Online self-service support is not only a growing trend in customer service; it is increasingly a growing demand. Customers prefer to be able to gain immediate, accurate, and easy-to-use support, without the hassle of having to find a phone number and wait in a queue while the minutes tick by. There-in lies the rub – customers don’t want just immediate help, or accurate help, or for it to be easy-to-use, they want all three.
But in an Internet-enabled world, customers aren’t just calling you. They want to reach you via email, chat, text, in some cases even social media. In order to create a great online self-service support system for your customers, you need to address not just the platform, but the wants and needs of your customers.
Nobody likes to wait for a problem to be solved, especially if they could solve the problem themselves with a little help. Knowledge bases are good for online self-service support, but can be cumbersome and difficult to navigate. Email is great for managing issues on the supporter’s side, but can appear slow on the supported’s side. Chat is about as immediate as you can get, but it means someone always has to be present.
Customers who use online chat typically expect a response within five minutes (Source). Chat is easy to use (usually you just type your question in a box and click “send”). If you can provide enough customer service representatives, all they need to be is relatively knowledgeable or know where they can find the answers, and you’ll have covered all three areas. The problem is this can be costly, and you may have customer service representatives often doing nothing.
A 2012 survey found that 75% of customers prefer to use online self-service support when it’s available, but only about half do so. This is because of the stigma that online self-service support is flawed, or usually incomplete. Almost 91% of those surveyed also said they’d use an online knowledge base, if it was available and could be setup to meet their needs (Source).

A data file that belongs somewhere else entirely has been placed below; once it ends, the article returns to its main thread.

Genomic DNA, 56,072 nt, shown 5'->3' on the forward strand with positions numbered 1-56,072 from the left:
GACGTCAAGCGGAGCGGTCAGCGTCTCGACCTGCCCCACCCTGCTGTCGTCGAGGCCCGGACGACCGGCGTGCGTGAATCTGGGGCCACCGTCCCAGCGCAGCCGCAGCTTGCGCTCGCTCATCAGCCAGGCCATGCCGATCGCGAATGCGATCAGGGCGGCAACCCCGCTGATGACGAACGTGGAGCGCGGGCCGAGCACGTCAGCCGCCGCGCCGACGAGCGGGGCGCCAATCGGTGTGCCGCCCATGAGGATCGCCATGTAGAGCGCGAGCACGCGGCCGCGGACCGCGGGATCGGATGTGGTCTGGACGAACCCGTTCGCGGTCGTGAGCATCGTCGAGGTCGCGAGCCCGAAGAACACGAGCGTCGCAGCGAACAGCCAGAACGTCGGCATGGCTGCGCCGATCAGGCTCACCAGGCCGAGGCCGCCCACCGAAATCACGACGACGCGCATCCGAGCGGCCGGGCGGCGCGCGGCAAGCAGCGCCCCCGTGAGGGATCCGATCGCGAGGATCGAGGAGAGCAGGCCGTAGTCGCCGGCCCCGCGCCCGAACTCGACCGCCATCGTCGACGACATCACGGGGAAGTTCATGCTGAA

The problem with a knowledge base is that it needs constant upkeep. Your business offers a new service? You’re going to need to document the FAQ for that. An update went out for your software? Time to update the online documentation as well.
It isn’t just a matter of keeping everything current, though, but about ensuring the information is accurate. Even when dealing with an actual person, approximately 27% of all email inquiries are answered incorrectly (Source).
Easy to Use
Nearly 40% of customers prefer the phone route still, nearly neck-and-neck with the 41% who prefer email and online self-service support (Source). However, 85% of customers are unhappy with the phone support experience (Source).
It would be easy to just say “do all three!” here, but that isn’t realistic for most companies. The best solution for online self-service support is always going to be to deal with a person, one who is available fairly quickly, can be reached via multiple forms of communication, and is knowledgeable of the customer’s problem if not the solution itself.
Customer portal web sites are becoming the norm, allowing customers to submit tickets with their own written descriptions for their problem. They usually provide a way for customers to track the ticket’s status, and provide additional information to the customer, such who to call if there is an emergency, or the name of the person actually helping them.
If the online self-service support is easy to use and provides accurate information, all it comes down to is the actual customer support employee to be knowledgeable and on top of their tickets.
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